I’ll be working this evening and tomorrow with the union.
Last week a venue contacted me about working, a venue that hates the union.
Yesterday I was invited to join the union.
It’s been an interesting turn of events and a dangerous game to be playing, venue against union.
Friday I found out I was working again for my summer job, for the man who swore never to hire me again.
I’m a stage manager, a decent one. Every show brings me one step closer to fulfilling my mother’s prophecy that one day I’ll be a great stage manager, maybe even a production manager or technical director one day. This show is not important in the scheme of things (the one I work during the summer) but I count it as something I do so when I find something that does matter I’ll remember where I started.
I started on the stage I run now. I was eight years old and was told to carry anything I could, to unroll cables for my father, to put clips on microphone stands, to crawl in to the compartments under the stage and run cable lines, to climb up the ladders that were too small for my parents, to do whatever I could to set the stage up.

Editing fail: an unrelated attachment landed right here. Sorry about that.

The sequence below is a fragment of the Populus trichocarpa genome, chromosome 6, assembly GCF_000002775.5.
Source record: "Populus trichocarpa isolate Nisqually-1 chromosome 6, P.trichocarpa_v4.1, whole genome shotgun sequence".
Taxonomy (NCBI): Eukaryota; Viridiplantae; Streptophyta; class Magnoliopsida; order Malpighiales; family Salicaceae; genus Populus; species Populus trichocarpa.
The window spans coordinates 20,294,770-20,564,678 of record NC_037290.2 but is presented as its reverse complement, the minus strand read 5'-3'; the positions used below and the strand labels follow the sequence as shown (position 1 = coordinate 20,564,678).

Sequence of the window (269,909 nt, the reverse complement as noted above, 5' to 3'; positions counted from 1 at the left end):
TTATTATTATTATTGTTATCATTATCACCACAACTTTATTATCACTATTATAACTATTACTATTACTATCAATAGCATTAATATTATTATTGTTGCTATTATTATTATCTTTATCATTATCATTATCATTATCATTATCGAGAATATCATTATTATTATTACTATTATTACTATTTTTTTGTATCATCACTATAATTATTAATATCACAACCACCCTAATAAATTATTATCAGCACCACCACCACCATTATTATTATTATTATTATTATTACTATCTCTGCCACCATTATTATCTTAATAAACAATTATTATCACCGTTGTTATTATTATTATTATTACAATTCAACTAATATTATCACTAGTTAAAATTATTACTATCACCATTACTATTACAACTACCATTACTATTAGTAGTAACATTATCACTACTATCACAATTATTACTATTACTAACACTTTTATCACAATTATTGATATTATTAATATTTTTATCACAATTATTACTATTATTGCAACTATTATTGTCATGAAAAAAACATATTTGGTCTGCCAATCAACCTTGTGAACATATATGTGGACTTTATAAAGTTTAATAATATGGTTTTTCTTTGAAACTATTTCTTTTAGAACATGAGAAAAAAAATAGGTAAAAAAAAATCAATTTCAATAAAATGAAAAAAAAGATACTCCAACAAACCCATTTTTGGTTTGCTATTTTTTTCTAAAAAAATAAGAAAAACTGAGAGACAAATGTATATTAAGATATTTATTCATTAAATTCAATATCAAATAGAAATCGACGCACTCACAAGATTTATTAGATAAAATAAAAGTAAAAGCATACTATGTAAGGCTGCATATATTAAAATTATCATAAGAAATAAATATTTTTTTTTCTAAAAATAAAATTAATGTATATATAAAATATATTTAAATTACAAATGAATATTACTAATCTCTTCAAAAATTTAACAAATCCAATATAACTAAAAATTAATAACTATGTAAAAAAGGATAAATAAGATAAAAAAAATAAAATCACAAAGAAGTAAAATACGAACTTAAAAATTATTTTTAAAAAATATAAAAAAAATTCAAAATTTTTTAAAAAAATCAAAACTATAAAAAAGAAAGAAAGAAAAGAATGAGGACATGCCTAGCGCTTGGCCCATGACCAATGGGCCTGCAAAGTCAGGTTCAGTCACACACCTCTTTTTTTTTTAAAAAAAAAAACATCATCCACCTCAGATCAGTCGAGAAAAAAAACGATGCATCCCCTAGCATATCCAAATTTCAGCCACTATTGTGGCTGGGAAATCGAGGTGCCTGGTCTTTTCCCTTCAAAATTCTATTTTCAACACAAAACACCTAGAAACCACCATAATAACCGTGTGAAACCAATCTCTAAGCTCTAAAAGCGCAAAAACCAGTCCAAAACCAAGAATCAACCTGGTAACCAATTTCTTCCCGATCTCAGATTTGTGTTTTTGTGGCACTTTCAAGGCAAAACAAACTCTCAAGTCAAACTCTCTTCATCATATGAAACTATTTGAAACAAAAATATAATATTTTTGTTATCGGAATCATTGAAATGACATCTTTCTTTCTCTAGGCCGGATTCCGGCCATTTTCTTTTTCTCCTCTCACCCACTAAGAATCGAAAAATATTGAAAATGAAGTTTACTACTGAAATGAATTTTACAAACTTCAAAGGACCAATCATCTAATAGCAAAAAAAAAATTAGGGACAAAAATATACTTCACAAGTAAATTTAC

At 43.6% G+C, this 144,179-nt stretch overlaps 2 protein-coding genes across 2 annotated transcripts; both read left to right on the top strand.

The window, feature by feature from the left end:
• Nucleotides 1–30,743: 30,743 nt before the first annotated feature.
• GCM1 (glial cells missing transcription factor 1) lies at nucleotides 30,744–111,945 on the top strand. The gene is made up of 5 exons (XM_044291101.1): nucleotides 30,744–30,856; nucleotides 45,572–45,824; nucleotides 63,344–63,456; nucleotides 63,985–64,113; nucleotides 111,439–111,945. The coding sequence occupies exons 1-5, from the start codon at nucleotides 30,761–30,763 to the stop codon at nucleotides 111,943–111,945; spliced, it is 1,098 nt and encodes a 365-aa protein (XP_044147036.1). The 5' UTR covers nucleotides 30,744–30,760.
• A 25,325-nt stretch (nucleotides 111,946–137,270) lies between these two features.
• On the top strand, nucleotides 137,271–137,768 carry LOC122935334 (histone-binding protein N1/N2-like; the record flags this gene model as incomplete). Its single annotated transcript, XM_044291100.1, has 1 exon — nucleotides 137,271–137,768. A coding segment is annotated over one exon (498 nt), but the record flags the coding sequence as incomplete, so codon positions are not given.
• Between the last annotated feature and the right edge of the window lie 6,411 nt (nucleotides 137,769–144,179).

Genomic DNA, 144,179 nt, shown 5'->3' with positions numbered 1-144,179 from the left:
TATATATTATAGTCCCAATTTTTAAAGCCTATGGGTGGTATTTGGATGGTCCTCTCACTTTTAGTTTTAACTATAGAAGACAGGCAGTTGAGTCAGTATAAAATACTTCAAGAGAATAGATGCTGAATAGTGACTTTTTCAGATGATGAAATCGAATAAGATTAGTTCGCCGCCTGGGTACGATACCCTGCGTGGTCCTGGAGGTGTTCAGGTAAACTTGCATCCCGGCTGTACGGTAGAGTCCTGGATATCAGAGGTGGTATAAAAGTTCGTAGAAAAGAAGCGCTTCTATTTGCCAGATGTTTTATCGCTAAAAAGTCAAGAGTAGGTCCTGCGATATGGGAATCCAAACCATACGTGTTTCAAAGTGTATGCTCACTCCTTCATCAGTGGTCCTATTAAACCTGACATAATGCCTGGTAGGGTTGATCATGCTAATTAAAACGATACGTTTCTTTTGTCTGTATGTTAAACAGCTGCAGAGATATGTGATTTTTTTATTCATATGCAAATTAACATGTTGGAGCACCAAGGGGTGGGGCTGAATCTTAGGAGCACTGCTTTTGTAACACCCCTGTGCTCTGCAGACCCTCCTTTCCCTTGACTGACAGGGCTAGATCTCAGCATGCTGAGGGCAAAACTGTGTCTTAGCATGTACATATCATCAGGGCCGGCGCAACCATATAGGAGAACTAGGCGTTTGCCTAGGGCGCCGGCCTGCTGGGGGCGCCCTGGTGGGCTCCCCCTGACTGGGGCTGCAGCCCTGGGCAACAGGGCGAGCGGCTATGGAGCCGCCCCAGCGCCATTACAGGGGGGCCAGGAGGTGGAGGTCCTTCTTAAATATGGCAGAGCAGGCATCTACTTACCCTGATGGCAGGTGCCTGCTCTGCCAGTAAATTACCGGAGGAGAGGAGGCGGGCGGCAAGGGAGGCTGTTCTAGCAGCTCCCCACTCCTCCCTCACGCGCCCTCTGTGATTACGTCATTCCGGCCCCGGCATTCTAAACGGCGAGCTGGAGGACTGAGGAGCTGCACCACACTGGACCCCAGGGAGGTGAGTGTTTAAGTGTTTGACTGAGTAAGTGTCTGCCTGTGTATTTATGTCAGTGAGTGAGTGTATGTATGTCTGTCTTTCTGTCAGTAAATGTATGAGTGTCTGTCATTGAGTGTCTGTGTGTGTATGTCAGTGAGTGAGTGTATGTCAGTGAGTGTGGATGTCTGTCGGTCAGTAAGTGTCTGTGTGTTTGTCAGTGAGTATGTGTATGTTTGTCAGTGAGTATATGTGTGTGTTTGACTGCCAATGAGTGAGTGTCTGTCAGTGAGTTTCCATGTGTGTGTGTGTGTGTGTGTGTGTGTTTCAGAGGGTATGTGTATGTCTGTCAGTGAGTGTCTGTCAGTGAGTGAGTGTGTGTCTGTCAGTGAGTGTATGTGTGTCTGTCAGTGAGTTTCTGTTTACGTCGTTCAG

At the end of the setup it was turned over to the stage manager, always a man, always a college student, and he took credit for the show. He didn’t do the setup but he got the show. When I was eighteen they asked me if I would do it and I agreed.
When I was nineteen I quit.
When I was twenty the director called and asked me if I could find it in my heart to work again. At that moment I found myself standing on the same stage in my mind, looking at myself as an eight year old who wanted to run the show. I agreed, despite my best interests.
I run the show.
March brings anticipation for something that won’t happen until June. As much as I occasionally dread my job a part of me loves it and a part of me can’t imagine doing anything else. When I’m on stage I’m not Liz the pre-law student, or Liz the RA. I’m not even Liz as near as I can explain it. I’m in charge.
I want the venue director to like me, he’s one of my father’s best friends and is incredible at what he does. I want the union to like me because they control the venues. I want to be good at my job so my parents don’t feel like they wasted my childhood having me drudge along and help on shows. In short, I don’t want to be anyone’s second choice.
Today I had lunch with my father and he asked me not to do it as a career. I don’t think I will, but right now it’s the only thing (other than Greek Literature) that I can say I love.